A thick slab of beef shoulder, braised for 24 hours then seared, has a tender yet muscular texture "unlike anything I've encountered." Credit: Andrea Bauer

Editor’s note: Chef John Asbaty left in August 2015.

One recent evening, near the end of a meal at Lincoln Park’s White Oak Tavern & Inn, my table had fallen comfortably silent, contemplating a mostly satisfying succession of earthy, soulful dishes made with products sourced almost religiously from the midwest. Suddenly, across the emptying dining room, a tall blond woman staggered up from her seat and began to struggle into a white fur jacket that might have been skinned from a yeti. Upon noticing us, she raised a bony claw in our direction and, with a volume that likely once served her well as captain of the sorority bullying squad, observed, “Those guys look like they’ve been roofied!” Undiscouraged by the lack of response from her large group of companions, she repeated herself over and over until they all shuffled out on the sidewalk, where she continued to cackle at us through the window until she was poured into a car and locked back up in the Closet of Cliches.

Servers rolled their eyes, and we offered our sympathies when told that in the restaurant’s short life span she’d become a regular. With regulars like that, I’m not sure this little pocket of Lincoln Park deserves a restaurant worth going out of the way for. Historically it hasn’t had many. Sure, Floriole does great things next door, and for a few minutes there was the late Kith & Kin, but for the most part this stretch of Webster has been home to some pretty uninspired eating options.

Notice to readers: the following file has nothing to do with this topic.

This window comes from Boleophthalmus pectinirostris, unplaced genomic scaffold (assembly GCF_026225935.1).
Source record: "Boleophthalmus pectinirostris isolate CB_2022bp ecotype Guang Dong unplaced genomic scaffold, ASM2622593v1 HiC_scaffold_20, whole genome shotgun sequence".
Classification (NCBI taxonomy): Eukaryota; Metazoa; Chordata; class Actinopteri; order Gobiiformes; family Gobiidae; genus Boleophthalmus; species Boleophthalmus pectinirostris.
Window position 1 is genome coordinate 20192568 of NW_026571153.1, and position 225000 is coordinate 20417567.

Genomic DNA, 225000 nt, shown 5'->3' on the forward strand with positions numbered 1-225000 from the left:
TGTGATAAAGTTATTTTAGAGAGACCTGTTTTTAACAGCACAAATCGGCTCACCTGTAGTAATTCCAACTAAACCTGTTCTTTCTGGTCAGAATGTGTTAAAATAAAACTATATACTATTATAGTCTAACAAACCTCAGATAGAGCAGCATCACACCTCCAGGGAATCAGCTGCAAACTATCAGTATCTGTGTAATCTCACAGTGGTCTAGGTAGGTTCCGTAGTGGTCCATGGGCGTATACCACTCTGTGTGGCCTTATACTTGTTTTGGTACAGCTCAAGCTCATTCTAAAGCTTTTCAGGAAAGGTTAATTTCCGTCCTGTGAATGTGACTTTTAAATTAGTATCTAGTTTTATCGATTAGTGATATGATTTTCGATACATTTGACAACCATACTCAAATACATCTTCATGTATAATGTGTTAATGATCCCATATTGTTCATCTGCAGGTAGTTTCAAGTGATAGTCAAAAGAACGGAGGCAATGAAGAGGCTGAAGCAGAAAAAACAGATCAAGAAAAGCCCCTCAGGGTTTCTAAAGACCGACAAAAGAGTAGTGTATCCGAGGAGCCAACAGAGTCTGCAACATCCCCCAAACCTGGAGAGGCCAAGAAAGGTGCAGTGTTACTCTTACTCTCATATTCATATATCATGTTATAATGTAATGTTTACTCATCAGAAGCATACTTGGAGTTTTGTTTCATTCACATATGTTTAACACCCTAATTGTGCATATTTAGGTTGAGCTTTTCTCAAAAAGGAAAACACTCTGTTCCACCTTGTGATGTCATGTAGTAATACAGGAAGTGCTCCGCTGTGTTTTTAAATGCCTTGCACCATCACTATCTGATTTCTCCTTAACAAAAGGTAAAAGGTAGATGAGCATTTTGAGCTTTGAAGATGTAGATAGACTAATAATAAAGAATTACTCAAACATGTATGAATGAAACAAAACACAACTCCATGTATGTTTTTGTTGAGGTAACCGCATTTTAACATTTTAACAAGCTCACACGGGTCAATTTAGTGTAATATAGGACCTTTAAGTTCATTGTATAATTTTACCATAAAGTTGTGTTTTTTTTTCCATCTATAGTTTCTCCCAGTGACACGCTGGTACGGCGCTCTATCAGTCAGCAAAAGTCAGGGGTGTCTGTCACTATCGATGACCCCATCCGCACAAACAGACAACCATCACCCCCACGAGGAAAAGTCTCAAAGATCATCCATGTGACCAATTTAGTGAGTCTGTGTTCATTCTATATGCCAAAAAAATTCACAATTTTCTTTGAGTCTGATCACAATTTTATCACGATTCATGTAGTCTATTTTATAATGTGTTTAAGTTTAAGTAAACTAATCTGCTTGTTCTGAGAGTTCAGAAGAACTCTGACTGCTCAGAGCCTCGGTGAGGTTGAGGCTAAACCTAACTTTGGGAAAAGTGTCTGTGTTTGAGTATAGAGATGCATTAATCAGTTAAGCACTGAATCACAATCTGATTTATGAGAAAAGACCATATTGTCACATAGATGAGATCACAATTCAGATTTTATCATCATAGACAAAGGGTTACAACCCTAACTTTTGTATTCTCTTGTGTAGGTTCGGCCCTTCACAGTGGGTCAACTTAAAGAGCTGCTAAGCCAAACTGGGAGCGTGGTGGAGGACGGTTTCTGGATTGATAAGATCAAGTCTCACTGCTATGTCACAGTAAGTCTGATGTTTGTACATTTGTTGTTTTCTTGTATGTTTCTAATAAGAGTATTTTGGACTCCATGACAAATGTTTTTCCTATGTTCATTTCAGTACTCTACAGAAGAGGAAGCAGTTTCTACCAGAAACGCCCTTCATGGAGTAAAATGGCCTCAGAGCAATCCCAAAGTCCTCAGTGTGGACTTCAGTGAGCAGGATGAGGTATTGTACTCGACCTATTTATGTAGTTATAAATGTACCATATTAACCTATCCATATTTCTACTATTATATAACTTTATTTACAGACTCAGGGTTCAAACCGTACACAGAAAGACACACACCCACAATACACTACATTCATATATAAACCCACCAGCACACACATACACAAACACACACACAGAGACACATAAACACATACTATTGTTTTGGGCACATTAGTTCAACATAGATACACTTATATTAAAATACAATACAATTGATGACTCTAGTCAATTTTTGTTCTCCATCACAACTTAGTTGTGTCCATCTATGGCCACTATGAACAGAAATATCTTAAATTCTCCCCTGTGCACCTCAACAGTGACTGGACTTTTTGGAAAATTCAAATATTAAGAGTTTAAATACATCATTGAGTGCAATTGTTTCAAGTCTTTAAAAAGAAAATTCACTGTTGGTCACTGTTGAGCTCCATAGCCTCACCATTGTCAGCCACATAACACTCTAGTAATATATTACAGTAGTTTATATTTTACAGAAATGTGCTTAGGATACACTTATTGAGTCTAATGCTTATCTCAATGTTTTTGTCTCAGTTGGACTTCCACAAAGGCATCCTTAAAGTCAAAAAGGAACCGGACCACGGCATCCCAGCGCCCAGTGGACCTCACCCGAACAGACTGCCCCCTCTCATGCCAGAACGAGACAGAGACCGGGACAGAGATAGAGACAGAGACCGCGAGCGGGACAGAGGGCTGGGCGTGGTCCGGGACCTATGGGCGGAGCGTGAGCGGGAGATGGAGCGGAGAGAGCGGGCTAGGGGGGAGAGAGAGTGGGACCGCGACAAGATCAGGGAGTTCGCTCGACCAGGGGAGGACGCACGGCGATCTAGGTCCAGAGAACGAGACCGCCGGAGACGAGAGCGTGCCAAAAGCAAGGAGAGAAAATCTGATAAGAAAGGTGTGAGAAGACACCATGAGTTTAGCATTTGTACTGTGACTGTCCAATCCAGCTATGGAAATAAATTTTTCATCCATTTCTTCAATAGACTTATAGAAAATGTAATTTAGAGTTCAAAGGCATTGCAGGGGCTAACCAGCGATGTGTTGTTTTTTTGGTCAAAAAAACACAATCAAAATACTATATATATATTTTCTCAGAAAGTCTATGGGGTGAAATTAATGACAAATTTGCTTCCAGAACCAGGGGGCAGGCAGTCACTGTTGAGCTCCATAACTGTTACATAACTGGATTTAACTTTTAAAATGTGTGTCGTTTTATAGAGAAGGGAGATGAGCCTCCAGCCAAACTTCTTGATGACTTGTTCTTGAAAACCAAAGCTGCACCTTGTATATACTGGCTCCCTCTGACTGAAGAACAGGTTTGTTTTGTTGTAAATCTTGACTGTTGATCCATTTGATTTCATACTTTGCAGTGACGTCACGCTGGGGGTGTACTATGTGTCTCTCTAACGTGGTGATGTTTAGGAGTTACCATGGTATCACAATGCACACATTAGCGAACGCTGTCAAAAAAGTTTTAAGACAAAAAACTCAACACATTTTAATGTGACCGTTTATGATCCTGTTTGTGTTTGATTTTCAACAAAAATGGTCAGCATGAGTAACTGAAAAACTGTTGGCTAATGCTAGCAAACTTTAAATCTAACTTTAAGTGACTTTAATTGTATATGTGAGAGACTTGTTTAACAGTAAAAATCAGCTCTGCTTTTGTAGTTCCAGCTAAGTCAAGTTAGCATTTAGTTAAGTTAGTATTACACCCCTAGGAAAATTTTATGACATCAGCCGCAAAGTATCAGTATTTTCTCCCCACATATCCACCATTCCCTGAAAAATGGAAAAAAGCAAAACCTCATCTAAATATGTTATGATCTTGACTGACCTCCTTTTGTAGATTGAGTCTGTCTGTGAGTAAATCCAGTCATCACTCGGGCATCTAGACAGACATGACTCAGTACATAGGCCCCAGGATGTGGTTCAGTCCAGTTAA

So credit goes to owner John Manilow (brother of Check, Please! producer David), who shuttered his family-friendly comfort-food joint John’s Place (the Lakeview location is still running) and tapped Trio and Alinea vet John Asbaty to open this very different sort of restaurant. But don’t expect any manipulated modernist takes on kale salad or rainbow trout. For six years Asbaty ran the kitchen at the South Loop Italian deli and sandwich shop Panozzo’s, and his cooking continues to be grounded in simple, real food executed with exceptional technique.

At a glance his menu doesn’t seem much more inspired than those at the dozens of newer middling restaurants trafficking in the standard charcuterie, burgers, roasted chicken, and house-made pasta, but the kitchen is operating on a different level. Take a seasonal vegetable tartare: a sizable deposit of finely brunoised multicolored root vegetables (someone got an A in Knife Skills) crowned with a golden sous-vide duck yolk and piled atop of a slice of fried bread schmeared with cool, creamy quark cheese. The elements in this fragile environment come together so beautifully you wonder why you’ve never experienced the combination before. The last two components, the bread and the cheese, are just two examples of the extraordinarily good things going on with dairy and grains in the house.

Sous chef David Castillo has created a three-option bread service of the kind you don’t mind paying for ($7 apiece), including sweetly shellacked biscuits that look like chunks of roasted pork belly—crunchy on the outside, moist in the interior, served with honey butter and peach preserves. Dense rye bread is studded with bits of dried fruit and smeared with maple butter. Almost cakelike focaccia with onions embedded on the surface get treated with creme fraiche and goat cheese.